Module rustc_trait_selection::traits

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Trait Resolution. See the rustc dev guide for more information on how this works.



  • Support code for rustdoc and external tools. You really don’t want to be using this unless you need to.
  • coherence 🔒
    See Rustc Dev Guide chapters on trait-resolution and trait-specialization for more info on how this works.
  • Checking that constant values used in types can be successfully evaluated.
  • engine 🔒
  • fulfill 🔒
  • Miscellaneous type-system utilities that are too small to deserve their own modules.
  • Deeply normalize types using the old trait solver.
  • “Object safety” refers to the ability for a trait to be converted to an object. In general, traits may only be converted to an object if all of their methods meet certain criteria. In particular, they must:
  • Code for projecting associated types out of trait references.
  • Experimental types for the trait query interface. The methods defined in this module are all based on canonicalization, which makes a canonical query by replacing unbound inference variables and regions, so that results can be reused more broadly. The providers for the queries defined here can be found in rustc_traits.
  • select 🔒
    Candidate selection. See the rustc dev guide for more information on how this works.
  • specialize 🔒
    Logic and data structures related to impl specialization, explained in greater detail below.
  • util 🔒


  • The fulfillment context is used to drive trait resolution. It consists of a list of obligations that must be (eventually) satisfied. The job is to track which are satisfied, which yielded errors, and which are still pending. At any point, users can call select_where_possible, and the fulfillment context will try to do selection, retaining only those obligations that remain ambiguous. This may be helpful in pushing type inference along. Once all type inference constraints have been generated, the method select_all_or_error can be used to report any remaining ambiguous cases as errors.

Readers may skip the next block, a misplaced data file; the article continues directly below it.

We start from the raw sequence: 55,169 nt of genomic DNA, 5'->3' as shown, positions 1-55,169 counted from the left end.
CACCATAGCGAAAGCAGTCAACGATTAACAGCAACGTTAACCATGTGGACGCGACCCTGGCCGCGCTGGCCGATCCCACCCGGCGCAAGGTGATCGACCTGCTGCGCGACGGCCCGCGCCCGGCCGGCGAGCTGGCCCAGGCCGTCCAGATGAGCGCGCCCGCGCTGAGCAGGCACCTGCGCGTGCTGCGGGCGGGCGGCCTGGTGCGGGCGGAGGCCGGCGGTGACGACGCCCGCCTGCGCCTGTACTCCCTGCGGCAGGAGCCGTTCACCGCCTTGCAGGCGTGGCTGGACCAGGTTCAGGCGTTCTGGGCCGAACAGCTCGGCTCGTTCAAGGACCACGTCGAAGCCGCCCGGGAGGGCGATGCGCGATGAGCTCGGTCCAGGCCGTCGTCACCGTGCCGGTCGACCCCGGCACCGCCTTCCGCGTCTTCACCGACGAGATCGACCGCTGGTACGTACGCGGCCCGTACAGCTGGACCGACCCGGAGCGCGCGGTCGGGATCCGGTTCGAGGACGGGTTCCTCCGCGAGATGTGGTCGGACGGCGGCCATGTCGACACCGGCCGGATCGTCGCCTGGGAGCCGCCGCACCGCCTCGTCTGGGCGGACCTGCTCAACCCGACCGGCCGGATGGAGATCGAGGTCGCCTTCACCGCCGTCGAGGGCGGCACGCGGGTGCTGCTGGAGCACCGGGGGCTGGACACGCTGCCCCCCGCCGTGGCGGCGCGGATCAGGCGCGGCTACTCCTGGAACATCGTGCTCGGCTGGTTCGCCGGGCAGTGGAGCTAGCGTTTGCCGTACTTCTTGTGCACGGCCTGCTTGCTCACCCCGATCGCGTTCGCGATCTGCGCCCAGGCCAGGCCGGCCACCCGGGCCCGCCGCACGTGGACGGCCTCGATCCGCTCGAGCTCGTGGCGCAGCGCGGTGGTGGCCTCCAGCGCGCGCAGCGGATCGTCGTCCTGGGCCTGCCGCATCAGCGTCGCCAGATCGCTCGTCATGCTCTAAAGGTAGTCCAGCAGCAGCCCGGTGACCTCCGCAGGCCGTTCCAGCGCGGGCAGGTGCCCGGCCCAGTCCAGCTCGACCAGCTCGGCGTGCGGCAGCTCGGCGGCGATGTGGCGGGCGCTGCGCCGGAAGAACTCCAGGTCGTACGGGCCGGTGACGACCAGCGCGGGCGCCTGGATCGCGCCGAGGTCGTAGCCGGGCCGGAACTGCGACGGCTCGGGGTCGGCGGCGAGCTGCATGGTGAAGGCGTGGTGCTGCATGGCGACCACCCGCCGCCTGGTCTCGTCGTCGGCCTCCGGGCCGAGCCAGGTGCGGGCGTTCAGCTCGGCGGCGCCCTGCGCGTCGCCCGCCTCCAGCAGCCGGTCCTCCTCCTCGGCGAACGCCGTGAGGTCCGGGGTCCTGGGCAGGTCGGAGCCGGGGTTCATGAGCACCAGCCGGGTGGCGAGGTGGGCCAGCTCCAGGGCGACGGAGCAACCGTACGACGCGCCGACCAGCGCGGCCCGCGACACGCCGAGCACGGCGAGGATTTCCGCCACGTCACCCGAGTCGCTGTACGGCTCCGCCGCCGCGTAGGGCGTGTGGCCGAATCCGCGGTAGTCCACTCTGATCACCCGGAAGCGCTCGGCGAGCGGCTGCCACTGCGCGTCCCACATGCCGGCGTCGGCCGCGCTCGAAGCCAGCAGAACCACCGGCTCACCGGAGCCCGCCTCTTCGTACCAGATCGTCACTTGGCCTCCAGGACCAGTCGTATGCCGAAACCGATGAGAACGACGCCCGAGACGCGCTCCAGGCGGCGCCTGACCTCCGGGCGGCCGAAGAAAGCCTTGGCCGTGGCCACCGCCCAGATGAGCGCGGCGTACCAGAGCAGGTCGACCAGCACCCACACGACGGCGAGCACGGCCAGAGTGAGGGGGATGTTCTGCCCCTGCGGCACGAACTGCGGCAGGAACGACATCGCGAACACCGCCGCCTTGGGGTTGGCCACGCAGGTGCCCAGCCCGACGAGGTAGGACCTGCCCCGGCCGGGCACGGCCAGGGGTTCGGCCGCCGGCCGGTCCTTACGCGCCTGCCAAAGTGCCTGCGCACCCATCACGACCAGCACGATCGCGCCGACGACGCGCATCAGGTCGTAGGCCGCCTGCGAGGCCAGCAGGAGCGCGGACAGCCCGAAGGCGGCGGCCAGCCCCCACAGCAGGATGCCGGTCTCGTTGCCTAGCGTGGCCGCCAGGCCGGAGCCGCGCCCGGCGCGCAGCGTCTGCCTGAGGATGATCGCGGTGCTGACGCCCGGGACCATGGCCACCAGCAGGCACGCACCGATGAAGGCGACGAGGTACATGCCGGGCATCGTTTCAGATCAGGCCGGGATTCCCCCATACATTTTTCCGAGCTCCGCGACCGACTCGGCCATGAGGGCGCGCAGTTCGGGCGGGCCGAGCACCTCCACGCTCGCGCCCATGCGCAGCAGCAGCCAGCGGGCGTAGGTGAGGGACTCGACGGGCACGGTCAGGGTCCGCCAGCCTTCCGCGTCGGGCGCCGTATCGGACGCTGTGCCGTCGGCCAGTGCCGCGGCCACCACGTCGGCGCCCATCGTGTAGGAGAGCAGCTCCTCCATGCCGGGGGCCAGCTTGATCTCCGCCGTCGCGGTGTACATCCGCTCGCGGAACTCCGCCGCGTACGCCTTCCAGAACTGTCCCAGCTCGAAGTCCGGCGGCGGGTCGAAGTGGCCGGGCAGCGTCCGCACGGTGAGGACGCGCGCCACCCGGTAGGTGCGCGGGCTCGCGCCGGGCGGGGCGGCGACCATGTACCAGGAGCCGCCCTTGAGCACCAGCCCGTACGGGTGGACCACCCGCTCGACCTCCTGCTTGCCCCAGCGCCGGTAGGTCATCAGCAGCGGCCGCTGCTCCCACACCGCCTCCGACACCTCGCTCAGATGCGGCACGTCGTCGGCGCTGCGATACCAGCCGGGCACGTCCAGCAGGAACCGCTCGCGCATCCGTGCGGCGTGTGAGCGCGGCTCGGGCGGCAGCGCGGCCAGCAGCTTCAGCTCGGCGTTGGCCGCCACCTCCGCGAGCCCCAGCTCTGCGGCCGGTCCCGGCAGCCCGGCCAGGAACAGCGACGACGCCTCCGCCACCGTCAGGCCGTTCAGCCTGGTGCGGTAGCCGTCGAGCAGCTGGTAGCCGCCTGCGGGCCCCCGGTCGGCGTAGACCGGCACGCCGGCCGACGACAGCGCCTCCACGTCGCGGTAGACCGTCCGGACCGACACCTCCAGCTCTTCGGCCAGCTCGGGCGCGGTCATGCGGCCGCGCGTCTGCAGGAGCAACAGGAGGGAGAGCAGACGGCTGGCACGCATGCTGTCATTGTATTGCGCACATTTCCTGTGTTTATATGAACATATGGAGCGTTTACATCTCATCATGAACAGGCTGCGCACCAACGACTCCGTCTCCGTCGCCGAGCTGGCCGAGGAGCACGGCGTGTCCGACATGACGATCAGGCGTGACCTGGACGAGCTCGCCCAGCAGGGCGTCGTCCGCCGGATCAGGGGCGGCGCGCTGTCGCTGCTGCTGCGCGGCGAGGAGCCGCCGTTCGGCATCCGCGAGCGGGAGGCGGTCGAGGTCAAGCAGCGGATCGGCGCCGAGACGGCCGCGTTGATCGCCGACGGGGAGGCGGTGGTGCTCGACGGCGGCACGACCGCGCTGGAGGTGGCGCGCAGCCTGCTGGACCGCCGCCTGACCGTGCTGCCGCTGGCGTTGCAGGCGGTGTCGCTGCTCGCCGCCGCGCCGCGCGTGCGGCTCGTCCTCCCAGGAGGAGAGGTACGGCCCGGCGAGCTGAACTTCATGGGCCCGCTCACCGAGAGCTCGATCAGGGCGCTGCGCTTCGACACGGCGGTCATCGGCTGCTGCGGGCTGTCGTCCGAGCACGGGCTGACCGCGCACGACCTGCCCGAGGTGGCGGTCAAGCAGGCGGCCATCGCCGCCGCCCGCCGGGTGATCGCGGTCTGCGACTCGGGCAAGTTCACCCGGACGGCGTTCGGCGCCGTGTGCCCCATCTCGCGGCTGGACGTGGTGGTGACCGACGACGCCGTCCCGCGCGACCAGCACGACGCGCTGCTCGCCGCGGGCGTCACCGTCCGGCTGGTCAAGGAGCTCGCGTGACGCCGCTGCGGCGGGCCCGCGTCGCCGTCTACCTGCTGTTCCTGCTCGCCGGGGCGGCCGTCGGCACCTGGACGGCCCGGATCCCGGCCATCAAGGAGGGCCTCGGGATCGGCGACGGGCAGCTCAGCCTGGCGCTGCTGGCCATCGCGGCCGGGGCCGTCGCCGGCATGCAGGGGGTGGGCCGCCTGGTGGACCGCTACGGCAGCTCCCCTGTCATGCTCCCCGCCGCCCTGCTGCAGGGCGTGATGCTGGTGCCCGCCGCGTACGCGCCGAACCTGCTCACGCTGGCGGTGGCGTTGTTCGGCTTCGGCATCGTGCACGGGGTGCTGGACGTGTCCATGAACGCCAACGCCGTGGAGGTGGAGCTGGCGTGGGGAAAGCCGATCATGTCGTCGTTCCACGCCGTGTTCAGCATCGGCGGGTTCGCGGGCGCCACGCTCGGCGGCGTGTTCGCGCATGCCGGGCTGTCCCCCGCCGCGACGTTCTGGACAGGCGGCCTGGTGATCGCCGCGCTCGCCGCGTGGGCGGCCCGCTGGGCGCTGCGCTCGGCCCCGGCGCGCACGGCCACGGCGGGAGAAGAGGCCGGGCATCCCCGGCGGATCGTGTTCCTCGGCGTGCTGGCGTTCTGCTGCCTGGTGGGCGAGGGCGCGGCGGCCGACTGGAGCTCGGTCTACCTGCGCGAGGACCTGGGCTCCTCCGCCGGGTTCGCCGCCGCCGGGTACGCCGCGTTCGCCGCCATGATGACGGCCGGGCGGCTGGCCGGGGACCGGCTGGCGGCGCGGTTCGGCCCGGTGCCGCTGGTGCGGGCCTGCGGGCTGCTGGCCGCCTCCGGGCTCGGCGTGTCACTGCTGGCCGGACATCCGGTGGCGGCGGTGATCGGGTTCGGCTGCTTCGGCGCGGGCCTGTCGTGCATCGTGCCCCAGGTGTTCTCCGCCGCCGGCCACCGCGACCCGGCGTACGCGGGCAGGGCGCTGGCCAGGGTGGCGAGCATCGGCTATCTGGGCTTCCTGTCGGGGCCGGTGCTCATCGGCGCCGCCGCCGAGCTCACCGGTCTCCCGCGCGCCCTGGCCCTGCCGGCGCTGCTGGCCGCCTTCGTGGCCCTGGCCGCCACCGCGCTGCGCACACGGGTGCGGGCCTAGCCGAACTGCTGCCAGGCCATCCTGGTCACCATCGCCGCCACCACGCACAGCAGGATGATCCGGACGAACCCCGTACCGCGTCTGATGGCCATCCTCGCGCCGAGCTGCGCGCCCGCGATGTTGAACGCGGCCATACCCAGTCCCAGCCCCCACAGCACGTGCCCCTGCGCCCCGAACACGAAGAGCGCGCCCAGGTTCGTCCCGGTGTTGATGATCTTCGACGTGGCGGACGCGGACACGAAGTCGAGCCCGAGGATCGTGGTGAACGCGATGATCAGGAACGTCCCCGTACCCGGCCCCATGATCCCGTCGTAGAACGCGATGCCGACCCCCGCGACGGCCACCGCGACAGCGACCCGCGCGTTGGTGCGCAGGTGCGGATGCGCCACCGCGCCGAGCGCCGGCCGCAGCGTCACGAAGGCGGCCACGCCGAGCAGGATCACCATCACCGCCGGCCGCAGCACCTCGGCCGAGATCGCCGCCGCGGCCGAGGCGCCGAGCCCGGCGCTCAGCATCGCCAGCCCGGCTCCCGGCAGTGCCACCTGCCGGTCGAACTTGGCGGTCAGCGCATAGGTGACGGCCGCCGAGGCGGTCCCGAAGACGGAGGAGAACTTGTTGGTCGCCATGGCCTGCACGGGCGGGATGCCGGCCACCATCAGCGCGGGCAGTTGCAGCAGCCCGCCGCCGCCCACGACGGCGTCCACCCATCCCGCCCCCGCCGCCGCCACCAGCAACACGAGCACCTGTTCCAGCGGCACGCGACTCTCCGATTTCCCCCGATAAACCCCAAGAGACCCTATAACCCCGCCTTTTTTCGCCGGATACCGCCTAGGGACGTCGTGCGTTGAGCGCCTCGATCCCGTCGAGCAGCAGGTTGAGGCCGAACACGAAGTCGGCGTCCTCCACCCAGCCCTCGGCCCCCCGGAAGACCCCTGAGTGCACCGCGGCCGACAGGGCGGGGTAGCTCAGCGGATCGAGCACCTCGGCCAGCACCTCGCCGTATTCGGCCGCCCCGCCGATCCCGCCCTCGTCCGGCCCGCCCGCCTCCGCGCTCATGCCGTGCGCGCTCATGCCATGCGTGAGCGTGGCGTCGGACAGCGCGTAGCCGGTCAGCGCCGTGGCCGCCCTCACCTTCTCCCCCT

• Identifies a particular impl in the source, along with a set of generic parameters from the impl’s type/lifetime parameters. The nested vector corresponds to the nested obligations attached to the impl’s type parameters.
  • An Obligation represents some trait reference (e.g., i32: Eq) for which the “impl_source” must be found. The process of finding an “impl_source” is called “resolving” the Obligation. This process consists of either identifying an impl (e.g., impl Eq for i32) that satisfies the obligation, or else finding a bound that is in scope. The eventual result is usually a Selection (defined below).
  • The reason why we incurred this obligation; used for error reporting.
  • Used if you want to have pleasant experience when dealing with obligations outside of hir or mir typeck.
  • Information pertinent to an overlapping impl error.
  • The inverse of BoundVarReplacer: replaces placeholders with the bound vars from which they came.
  • The projection cache. Unlike the standard caches, this can include infcx-dependent type variables, therefore we have to roll the cache back each time we roll a snapshot back, to avoid assumptions on yet-unresolved inference variables. Types with placeholder regions also have to be removed when the respective snapshot ends.
  • “Trait alias expansion” is the process of expanding a sequence of trait references into another sequence by transitively following all trait aliases. e.g. If you have bounds like Foo + Send, a trait alias trait Foo = Bar + Sync;, and another trait alias trait Bar = Read + Write, then the bounds would expand to Read + Write + Sync + Send. Expansion is done via a DFS (depth-first search), and the visited field is used to avoid cycles.
  • Stores information about the expansion of a trait via a path of zero or more trait aliases.




Type Aliases§